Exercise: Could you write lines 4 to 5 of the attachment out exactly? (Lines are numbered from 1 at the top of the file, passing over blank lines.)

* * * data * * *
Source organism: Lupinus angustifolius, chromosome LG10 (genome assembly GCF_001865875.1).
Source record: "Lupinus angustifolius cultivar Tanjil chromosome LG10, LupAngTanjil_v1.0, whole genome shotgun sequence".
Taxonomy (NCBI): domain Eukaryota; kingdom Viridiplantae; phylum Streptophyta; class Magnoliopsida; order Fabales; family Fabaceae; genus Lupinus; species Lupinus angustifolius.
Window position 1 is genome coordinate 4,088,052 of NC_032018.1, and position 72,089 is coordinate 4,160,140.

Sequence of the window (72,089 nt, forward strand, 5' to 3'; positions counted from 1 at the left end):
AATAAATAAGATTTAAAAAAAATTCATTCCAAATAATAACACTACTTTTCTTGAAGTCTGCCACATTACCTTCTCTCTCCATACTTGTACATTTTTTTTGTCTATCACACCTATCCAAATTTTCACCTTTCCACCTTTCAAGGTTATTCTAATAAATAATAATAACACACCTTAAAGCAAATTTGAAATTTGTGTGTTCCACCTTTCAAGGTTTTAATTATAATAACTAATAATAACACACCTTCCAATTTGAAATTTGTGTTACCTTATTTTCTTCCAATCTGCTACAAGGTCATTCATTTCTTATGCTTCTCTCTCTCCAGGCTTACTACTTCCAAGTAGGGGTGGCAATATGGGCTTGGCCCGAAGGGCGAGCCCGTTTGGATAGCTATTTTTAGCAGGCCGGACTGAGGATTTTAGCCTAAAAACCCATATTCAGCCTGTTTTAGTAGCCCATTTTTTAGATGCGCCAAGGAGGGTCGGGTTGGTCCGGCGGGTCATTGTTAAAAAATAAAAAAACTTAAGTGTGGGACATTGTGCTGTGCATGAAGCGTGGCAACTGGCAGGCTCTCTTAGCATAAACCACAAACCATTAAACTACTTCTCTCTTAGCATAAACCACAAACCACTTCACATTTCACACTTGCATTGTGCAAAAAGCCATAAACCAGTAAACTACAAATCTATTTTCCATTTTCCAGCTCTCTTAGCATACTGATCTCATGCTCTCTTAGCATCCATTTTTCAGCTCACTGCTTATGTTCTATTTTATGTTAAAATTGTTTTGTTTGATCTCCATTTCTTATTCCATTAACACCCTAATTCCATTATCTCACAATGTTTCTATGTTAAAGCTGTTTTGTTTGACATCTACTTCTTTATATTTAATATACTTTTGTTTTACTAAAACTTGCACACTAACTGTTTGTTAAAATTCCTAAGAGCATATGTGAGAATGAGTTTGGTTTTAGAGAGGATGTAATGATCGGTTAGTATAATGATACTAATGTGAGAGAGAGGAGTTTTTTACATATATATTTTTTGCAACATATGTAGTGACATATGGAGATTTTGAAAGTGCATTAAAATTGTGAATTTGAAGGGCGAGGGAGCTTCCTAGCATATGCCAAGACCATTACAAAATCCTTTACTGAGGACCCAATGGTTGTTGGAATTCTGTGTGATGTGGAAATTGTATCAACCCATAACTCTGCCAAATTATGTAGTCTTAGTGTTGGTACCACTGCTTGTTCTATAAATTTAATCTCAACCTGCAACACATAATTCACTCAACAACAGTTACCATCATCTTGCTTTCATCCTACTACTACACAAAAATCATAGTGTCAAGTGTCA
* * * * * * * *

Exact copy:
Window position 1 is genome coordinate 4,088,052 of NC_032018.1, and position 72,089 is coordinate 4,160,140.

Sequence of the window (72,089 nt, forward strand, 5' to 3'; positions counted from 1 at the left end):